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DPChallenge Forums >> Photography Discussion >> Photographing Oil Paintings and Sculpture
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10/21/2005 02:32:13 PM · #1
I have been asked to photograph an artists portfolio of artwork. I met him last night at our office's art show which focused on his artwork. He's got oil paintings and sculptures. He's not happy with the way his friend took images of his work so he decided to ask me. He sells his pieces for a minimum of $10000 each! When he asked if I was interested, I said I can look into it. He then asked me how much would I charge. I threw out a number - $200 per image and he owns the copyright to the images. He was surprised that it was that high. Then I told him that he will be using my images on his website to entice potentail patrons. In essence, he'll be relying on my photos to get a potential sale. $200 after selling a painting worth $15000 doesn't seem so bad.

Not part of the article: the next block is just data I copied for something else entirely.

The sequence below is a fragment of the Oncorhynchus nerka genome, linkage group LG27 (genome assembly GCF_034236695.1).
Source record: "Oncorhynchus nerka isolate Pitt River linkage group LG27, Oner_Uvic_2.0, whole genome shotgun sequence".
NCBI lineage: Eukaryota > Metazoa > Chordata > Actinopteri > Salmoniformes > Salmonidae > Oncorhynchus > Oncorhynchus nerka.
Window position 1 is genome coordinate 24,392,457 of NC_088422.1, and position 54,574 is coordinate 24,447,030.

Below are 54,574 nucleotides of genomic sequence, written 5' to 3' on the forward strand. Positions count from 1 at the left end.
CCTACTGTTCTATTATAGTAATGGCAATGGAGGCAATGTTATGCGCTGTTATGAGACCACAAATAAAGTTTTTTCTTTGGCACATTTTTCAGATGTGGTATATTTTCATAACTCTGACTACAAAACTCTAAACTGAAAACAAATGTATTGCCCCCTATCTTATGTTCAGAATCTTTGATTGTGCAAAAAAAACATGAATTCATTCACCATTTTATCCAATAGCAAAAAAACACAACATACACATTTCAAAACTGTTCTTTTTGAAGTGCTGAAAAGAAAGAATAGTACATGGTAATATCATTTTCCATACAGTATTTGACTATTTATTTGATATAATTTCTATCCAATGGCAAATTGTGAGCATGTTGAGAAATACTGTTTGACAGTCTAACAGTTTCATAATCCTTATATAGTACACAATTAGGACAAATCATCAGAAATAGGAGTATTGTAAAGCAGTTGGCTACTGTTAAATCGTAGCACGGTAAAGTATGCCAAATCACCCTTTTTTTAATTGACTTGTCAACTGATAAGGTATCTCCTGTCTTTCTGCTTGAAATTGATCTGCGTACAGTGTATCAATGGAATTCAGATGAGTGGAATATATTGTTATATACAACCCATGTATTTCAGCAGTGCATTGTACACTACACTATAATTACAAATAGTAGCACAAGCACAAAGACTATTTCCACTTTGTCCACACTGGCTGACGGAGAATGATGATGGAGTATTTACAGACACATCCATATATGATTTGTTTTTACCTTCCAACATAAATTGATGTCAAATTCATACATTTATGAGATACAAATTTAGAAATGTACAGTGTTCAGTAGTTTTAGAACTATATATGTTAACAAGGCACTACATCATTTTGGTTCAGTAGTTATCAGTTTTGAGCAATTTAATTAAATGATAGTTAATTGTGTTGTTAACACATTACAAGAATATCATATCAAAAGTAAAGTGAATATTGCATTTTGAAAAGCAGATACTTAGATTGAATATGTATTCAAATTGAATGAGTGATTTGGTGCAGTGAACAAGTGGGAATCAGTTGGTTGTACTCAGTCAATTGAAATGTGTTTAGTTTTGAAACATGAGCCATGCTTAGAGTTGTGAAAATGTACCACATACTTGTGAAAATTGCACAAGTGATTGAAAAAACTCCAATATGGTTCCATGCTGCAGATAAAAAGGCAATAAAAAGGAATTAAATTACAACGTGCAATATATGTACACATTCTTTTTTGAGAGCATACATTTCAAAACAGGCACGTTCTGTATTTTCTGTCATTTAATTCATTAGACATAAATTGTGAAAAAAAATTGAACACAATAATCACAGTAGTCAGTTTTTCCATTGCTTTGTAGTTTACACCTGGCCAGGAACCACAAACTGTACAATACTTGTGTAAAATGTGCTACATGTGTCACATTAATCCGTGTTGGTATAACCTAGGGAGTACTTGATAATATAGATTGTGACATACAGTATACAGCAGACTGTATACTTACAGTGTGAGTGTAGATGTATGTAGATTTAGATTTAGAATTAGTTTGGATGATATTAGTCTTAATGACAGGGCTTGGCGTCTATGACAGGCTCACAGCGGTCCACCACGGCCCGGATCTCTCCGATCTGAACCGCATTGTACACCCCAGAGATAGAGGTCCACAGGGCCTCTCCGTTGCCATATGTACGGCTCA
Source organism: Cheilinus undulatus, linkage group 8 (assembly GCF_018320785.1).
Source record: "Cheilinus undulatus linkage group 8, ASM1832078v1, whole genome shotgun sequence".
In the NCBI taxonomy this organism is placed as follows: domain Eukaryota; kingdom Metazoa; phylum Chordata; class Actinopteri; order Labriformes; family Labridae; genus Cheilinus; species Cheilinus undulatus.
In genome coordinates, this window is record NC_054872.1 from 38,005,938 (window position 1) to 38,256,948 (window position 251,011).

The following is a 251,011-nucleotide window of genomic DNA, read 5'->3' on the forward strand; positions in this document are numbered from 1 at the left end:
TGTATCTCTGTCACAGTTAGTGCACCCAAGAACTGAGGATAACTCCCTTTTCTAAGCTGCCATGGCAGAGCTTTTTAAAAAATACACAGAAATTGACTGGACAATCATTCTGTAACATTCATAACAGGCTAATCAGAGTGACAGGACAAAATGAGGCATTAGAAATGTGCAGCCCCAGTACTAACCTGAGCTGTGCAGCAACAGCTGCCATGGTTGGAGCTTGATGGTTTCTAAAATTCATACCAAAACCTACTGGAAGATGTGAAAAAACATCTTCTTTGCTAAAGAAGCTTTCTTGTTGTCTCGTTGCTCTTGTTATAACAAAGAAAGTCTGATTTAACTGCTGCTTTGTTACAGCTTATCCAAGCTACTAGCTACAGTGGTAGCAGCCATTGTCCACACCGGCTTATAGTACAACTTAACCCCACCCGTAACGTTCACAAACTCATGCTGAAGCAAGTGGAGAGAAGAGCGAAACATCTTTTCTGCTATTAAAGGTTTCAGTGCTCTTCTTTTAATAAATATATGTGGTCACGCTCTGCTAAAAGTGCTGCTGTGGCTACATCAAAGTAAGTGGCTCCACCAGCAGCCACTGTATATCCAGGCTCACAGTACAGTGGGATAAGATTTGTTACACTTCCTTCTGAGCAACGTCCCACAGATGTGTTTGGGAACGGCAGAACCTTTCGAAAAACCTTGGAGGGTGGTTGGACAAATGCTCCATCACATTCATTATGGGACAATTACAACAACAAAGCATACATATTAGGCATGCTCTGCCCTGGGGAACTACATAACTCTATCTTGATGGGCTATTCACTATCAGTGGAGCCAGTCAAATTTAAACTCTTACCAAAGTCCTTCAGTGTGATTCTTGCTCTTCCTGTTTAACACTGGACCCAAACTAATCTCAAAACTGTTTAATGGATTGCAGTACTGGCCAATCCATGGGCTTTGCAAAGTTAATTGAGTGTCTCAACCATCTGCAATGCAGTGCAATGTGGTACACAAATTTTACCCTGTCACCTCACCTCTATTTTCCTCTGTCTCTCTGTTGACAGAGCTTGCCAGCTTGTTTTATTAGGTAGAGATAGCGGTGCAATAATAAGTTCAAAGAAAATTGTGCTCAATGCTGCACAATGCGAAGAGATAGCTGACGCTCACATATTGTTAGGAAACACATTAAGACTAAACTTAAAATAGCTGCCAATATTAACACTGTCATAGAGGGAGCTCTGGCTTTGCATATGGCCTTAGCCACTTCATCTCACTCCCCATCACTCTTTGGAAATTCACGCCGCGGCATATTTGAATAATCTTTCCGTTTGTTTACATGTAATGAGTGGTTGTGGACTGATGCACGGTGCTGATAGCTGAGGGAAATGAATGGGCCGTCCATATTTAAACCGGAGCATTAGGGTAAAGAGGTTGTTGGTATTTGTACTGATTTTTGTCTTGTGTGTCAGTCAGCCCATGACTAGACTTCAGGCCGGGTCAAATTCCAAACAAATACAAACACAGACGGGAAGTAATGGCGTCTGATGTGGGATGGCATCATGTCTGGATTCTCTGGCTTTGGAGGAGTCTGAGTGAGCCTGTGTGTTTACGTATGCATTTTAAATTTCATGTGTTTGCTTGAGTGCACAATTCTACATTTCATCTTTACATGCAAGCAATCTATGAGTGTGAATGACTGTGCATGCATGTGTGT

What do you guys think? Any experience with this type of photography? Any tips? Any help would be greatly appreciated :)

Rikki
10/21/2005 02:58:23 PM · #2
You said $200 per image. What does "image" mean? Each picture you take? Each picture he uses? A set of shots of any one item he sells? How long will it take you to produce a $200 image?